Church

The wild man turned up his black trenchcoat, grimacing at the wind.  Thunder boomed, echoing against the dark buildings towering far above him.  A storm was brewing.

The man stepped forward, leaving behind the safety of his dark limousine.  He strode forward towards the grand double doors of the tower.  They slid open for him, silently beckoning him inside.  Still clutching his coat around him, he passed through the doorway.

The elevator ticked smoothly as it carried him towards the heavens.  Slouching against the back, the wild man uneasily picked at his nails.  He was enclosed, penned in, bright artificial light pouring down on him and with no shadows in which to hide.  He watched the digital numbers advance as he waited for the doors to once again open and grant him freedom.

Finally, the doors opened, and the wild man thankfully exited the elevator.  Unfortunately, there was no comforting darkness into which he could escape.  The man walked forward slowly, raising one hand to shield his eyes against the blinding brightness.

A full bank of floor-to-ceiling windows offered a panoramic view of the outside of the tower.  The building’s top level broke through the storm clouds that covered the city, and golden sunlight suffused every inch of the white marble interior.  The room was bare, without decoration; nothing interrupted the glow of light reflected gently from every polished surface.  A single man stood in front of the windows, gazing contemplatively down at the world below, outlined by the light.

The wild man found a pair of sunglasses in a pocket of his trenchcoat and thankfully slid them on.  He walked forward across the marble, his boots ringing against the stone.  Small clods of dirt dislodged themselves from his boots and were left, scattered, across his trail.  He stopped a few feet from the other man.  “Preach,” he acknowledged in a raspy voice.

The man at the window turned, smiling, to behold the newcomer.  He wore long robes of white, gold embroidery touching the cuffs, and a high collar reminiscent of a Catholic priest.  “How good of you to come,” the man said, his voice melodious.  “I was merely contemplating humanity, far below us.”  He gestured to the window.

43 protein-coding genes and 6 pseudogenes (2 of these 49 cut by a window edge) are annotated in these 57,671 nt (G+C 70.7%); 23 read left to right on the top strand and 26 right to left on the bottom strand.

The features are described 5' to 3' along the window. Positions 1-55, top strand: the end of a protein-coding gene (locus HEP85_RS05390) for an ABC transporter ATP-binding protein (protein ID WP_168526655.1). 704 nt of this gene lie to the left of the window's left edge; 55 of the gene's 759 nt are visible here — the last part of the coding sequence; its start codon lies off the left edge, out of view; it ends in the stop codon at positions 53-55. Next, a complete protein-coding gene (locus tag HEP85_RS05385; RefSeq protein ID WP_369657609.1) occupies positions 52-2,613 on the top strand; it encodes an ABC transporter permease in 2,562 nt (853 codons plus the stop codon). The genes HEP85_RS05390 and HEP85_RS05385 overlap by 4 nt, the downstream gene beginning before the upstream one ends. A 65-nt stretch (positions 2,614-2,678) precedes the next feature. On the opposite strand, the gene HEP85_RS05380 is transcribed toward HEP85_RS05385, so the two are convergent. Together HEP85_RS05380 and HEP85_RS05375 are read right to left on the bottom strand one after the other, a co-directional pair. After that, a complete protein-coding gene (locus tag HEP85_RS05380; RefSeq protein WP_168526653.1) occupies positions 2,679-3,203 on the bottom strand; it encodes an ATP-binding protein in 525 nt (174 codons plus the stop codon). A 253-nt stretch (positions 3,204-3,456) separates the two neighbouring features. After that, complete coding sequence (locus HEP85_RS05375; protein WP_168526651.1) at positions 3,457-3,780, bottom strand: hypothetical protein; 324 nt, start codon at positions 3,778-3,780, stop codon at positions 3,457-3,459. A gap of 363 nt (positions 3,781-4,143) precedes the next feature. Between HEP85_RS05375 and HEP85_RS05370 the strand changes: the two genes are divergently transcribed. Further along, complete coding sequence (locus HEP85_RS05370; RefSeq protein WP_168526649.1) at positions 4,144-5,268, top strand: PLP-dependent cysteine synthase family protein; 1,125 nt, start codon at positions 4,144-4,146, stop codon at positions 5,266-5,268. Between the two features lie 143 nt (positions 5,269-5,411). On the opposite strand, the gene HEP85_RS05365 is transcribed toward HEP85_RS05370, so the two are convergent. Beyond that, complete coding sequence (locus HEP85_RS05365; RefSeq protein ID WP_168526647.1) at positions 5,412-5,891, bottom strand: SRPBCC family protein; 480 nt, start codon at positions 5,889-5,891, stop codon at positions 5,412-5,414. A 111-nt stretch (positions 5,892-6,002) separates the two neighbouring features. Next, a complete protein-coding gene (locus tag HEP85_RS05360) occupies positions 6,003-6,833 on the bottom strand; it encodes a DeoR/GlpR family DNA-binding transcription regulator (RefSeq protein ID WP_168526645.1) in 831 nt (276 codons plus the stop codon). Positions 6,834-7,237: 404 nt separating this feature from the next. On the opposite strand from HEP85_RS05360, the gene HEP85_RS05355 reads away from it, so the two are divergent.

The wild man shuffled a couple steps closer and ventured a gaze at the thick clouds below.  “Not much to see,” he offered.

The priest threw back his head in laughter, the rich sound reverberating in the empty room.  “No, there certainly isn’t,” he said once his gaiety had subsided.  “Ah, but what is humanity to a god?  Even their kings, those they raise most high, are far below the clouds.”

“Out of touch,” the wild man responded, adjusting his coat.

The priest shot him a sidelong glance, steeliness breaking through his mantle of mirth.  “Out of touch?” he repeated.  “They do not need to be in touch.  Our hands are on the tiller; they merely row.  They have no need to know which direction the boat is traveling, nor would it mean anything to them if they knew.”  His face remained an iron mask for an instant more, but then once again relaxed into a pleasant smile.

“Oh, you do have a way of pushing my buttons,” he laughed.  “But come, you look so uncomfortable.  Can I offer you a drink?”

The wild man shook his head.  “No,” he said.  He gazed around the room, at the white marble blazing with sunlight.  “Not natural,” he said in his rough voice.

The comment elicited a chuckle.  “Of course it’s not natural,” the priest said, smirking.  “Natural stuff is all your domain.  Not that you have much domain left, of course.  That’s why I’m in the tower, and you’re,” he gestured dismissively at the clouds outside, “down there.”

Perhaps these words were meant to sting, but they elicited no reaction from the wild man.  “You called for me,” he rasped, still standing and waiting.

The priest sighed, finally turning to fully face him.  “Yes, I did,” he said.  “The offer still stands; you can still join me.”  He waved his hand at the miles of marble.  “You can come to the side of order, of logic, of sense, and be a part of all of this.”  He lowered his hand to point at the floor.  “You can leave that vehicle of yours behind.”

The wild man was silent for a long time, his face expressionless and his eyes hidden behind the sunglasses.  The priest waited, gazing at him, a slight smile playing about his lips as the sunlight made his robes glow from within.

Finally, the wild man shook his head.  “There’s still wilds,” he said slowly.  “Even now, there’s jungle.  Different jungle, different places, different animals, but the same rules.  And I’ll be there.”  His speech complete, the man slowly trudged back to the elevator.

The priest watched him go.  For a moment, his features twisted in an ugly scowl.  That look quickly vanished though, as he turned back to the windows, once again observing the sun.  “How high we have risen!” he said, speaking to the empty room as if orating before a great crowd.  “We are civilized!  We have domesticated the beasts of Nature, tamed the wild!  Through us, we have brought order!  A new world!  A better world!”

Down on the street, miles below, the wild man slid into the back seat of his limousine.  He removed his sunglasses, revealing yellow slitted eyes, as the car pulled away from the curb.  “There’s always wild,” he muttered.  “Even in you, Preach.”

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